Trump: I'll Fix Welfare System That Helps Illegal Immigrants More Than Americans
A new report reveals that illegal immigrant households receive an average of $5,692 in federal welfare benefits every year, far more than the average "native" American household, at $4,431.
The Center for Immigration Studies also found that all immigrant-headed households - legal and illegal - receive an average of $6,241 in welfare, 41 percent more than native households.
The total cost is over $103 billion in welfare benefits to households headed by immigrants.
In a Facebook post, Republican presidential frontrunner Donald Trump said, "There is something clearly wrong with the system."
Trump wrote in the post that continuing along this track will not "Make America Great Again."
He concluded by stating that when he's elected president, he will fix the problem, while "crooked Hillary" would not.
Here are the key findings of the Center of Immigration Studies' report:
- The average household headed by an immigrant (legal or illegal) costs taxpayers $6,234 in federal welfare benefits, which is 41 percent higher than the $4,431 received by the average native household.
- The average immigrant household consumes 33 percent more cash welfare, 57 percent more food assistance, and 44 percent more Medicaid dollars than the average native household. Housing costs are about the same for both groups.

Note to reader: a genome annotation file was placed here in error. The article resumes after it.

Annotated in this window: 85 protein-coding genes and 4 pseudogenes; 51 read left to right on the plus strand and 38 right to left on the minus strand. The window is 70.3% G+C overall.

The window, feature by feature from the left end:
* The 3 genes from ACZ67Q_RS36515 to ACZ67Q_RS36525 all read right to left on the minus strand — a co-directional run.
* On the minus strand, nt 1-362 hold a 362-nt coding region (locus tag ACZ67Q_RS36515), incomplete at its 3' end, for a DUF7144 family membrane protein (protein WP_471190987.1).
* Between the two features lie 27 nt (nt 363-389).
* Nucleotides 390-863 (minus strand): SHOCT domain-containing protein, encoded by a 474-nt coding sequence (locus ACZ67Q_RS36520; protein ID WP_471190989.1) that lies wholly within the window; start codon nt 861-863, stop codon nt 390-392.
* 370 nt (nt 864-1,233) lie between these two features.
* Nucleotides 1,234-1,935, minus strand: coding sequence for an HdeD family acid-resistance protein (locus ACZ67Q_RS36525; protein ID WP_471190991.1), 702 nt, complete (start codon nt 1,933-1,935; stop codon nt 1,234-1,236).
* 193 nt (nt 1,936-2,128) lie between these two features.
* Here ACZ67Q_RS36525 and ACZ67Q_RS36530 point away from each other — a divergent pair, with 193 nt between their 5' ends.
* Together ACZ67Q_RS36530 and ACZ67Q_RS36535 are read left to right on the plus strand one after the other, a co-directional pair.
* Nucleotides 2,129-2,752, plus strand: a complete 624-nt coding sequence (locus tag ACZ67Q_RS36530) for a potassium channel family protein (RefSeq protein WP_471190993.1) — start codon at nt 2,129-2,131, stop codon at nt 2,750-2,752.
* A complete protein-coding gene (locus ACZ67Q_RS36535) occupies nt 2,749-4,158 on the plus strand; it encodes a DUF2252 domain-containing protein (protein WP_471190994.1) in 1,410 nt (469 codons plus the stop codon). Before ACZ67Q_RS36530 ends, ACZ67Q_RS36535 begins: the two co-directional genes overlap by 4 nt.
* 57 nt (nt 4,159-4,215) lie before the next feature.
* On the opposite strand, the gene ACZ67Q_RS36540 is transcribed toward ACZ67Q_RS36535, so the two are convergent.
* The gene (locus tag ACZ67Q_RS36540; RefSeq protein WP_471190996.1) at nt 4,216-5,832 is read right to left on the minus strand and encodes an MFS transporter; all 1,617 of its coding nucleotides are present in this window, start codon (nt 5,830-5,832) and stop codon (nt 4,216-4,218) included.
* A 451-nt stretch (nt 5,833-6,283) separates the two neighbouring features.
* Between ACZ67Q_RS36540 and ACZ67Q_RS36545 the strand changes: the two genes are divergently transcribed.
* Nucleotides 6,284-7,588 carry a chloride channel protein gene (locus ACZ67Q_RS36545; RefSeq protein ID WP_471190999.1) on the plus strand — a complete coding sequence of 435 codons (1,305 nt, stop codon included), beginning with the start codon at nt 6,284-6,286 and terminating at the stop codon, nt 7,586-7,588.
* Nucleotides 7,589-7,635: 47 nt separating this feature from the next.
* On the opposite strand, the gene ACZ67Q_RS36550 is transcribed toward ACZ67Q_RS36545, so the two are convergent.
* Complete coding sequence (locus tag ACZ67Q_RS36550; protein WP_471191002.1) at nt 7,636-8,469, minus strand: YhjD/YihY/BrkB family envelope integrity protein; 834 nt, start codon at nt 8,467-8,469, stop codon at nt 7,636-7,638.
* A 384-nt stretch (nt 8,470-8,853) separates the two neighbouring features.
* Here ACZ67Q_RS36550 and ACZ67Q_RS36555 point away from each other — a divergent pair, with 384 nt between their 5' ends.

- At $8,251, households headed by immigrants from Central America and Mexico have the highest welfare costs of any sending region — 86 percent higher than the costs of native households.
- Illegal immigrant households cost an average of $5,692 (driven largely by the presence of U.S.-born children), while legal immigrant households cost $6,378.
- The greater consumption of welfare dollars by immigrants can be explained in large part by their lower level of education and larger number of children compared to natives. Over 24 percent of immigrant households are headed by a high school dropout, compared to just 8 percent of native households. In addition, 13 percent of immigrant households have three or more children, vs. just 6 percent of native households.